My Favorite Street Food

There’s something glorious in the way the sights, smells, sounds, and taste of Jamaican jerk chicken combine to make the ultimate street food experience. It’s a common sight in Jamaica to see men setting up their jerk pans on busy street corners near congested bus stops. Laughing with each other, the jerk men expertly splash kerosene to fire up their dusty black coals.

A raucous serenade – horns noisily honking, taxis and buses jostling for passengers, streetlights popping and fizzing as they come on one by one – sets the evening atmosphere.  The jerk man’s outdoor restaurant is simple: his grill is made from a 50-gallon steel drum cut lengthwise and outfitted with hinges to open and close.  He fills the bottom half with coal and places a grate, cut to fit, on top of his grill pan. With a spout installed on the cover, the smoke wafts over the evening breeze, enticing customers even when the grill is shut.

All the jerk man needs to finish setting up shop is a small side table with his chopper, cutting board, and extras. Jamaican hardough (or hard dough) bread soaks up the juices that escape from the deliciously smoky and charred chicken meat.  Add bottles of street condiments – pepper sauce and watered-down ketchup – and he’s ready for business.

The most popular jerk men have secret chicken recipes that their legions of loyal customers swear by. Preparations and seasonings are confidential; even if I knew the formula, I probably wouldn’t share with you, either.

Click here for Jomo’s Jerk Seasoning


000_00051I know that they use fresh herbs, spices and generous doses of Scotch bonnet pepper to make a wet marinade to season chicken cut into quarters. I know that the meat is usually prepped the day before, and stored in five-gallon buckets so all the flavors of the marinade can permeate the meat.

I know that the distinctive heat that plays across the tongue and tickles the senses comes from the Scotch bonnet pepper essential to all good Jamaican jerk. The complex nuances in flavor that slide in under the heat of the peppers come from that seductive berry called pimento (known more popularly as allspice). But how each jerk man combines his ingredients to make his offerings  so delicious remains a jealously guarded secret.

The heavily seasoned chicken quarters are laid out on a hot grill and cooked slowly with the cover closed. This slow-cooking process allows the skin to become crispy and charred on the outside with the meat remaining juicy and succulent on the inside. The smoke streams from the spout in the cover, and the sizzle of meat as juices hit the hot coals announces to all that the food is ready. Customers wait impatiently as the jerk man, ever the showman, judges the time right to lift the cover and reveal perfectly cooked pieces of meat.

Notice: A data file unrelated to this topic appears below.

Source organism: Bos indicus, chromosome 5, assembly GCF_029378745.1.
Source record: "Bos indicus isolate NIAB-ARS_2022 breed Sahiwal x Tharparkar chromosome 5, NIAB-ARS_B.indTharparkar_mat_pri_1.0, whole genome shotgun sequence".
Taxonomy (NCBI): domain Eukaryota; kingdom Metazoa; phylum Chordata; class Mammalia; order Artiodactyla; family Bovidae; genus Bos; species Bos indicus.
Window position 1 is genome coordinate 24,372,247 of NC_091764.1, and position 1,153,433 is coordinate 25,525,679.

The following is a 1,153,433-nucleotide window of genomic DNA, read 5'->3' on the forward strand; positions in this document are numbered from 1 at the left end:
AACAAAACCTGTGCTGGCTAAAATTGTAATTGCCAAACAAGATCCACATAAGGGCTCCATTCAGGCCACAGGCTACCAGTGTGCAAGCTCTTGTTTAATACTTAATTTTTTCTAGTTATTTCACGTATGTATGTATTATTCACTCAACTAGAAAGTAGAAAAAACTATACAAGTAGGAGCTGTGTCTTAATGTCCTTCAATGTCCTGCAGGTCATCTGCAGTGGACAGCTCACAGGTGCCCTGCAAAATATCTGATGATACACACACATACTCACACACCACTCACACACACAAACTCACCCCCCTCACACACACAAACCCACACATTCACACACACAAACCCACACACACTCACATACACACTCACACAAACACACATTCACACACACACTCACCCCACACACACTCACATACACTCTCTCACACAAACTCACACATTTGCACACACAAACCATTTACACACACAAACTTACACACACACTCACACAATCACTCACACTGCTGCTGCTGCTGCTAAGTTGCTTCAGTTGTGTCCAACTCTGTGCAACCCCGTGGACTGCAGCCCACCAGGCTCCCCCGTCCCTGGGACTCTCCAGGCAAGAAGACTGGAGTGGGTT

Customers are asked their preference of “leg and thigh” or “breast and wing” as the jerk man expertly removes a done piece. He places it on a cutting board, chops it up for you, and wraps it in a sheet of aluminum foil. This can be had with your choice of ketchup or pepper sauce, or even a combination of both. If you are willing to pay a little bit more, you can get two or three slices of freshly baked hard dough bread added to your meal.

This prize, this piece of sizzling hot chicken meat wrapped in “foil paper”, can be eaten on the spot or taken home to be consumed at a more leisurely pace. It’s not uncommon for people to buy half a jerk chicken or more to bring home as dinner, especially on a Friday evening.

This street food is so popular that enterprising jerk men will set up shop near nightclubs or popular events. They wait expectantly for the steady stream of tired and hungry partiers who want to reduce the effects of too much alcohol. Even at two in the morning, sales can be brisk with the jerk man trying to keep up with the demands of hungry customers as they catch a quick bite before going home.

I, on the other hand, prefer to buy my chicken on a Friday evening, when I know that my regular chicken man has set up his usual spot close to my bus stop. Tired after a day in school, I approach him expectantly, my bag on my back, my tummy rumbling, and my feet plodding wearily on the pavement. I know he sees me because he looks up, smiles and waves a friendly greeting as smoke drifts out the spout of his jerk pan.

Swapping a few jokes, I order a “leg and thigh” and wait in anticipation as he prepares chicken and hardough bread – no extra gimmicks, just the way I like it . My first few bites are wolfed down too quickly to taste anything, and it takes a minute or two for me to satisfy my hunger rush and savor my food.